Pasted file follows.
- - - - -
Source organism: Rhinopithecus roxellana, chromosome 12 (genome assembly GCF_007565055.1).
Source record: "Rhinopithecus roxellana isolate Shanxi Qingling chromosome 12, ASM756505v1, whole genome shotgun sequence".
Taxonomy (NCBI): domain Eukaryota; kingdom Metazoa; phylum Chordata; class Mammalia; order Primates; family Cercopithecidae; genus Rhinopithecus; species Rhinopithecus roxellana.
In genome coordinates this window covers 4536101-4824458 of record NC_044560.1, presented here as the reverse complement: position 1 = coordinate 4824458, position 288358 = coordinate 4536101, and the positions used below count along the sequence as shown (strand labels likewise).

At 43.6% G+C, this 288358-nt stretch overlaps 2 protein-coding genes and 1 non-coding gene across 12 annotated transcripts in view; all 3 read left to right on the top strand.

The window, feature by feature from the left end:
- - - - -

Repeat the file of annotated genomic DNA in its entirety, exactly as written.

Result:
Source organism: Rhinopithecus roxellana, chromosome 12 (genome assembly GCF_007565055.1).
Source record: "Rhinopithecus roxellana isolate Shanxi Qingling chromosome 12, ASM756505v1, whole genome shotgun sequence".
Taxonomy (NCBI): domain Eukaryota; kingdom Metazoa; phylum Chordata; class Mammalia; order Primates; family Cercopithecidae; genus Rhinopithecus; species Rhinopithecus roxellana.
In genome coordinates this window covers 4536101-4824458 of record NC_044560.1, presented here as the reverse complement: position 1 = coordinate 4824458, position 288358 = coordinate 4536101, and the positions used below count along the sequence as shown (strand labels likewise).

At 43.6% G+C, this 288358-nt stretch overlaps 2 protein-coding genes and 1 non-coding gene across 12 annotated transcripts in view; all 3 read left to right on the top strand.

The window, feature by feature from the left end: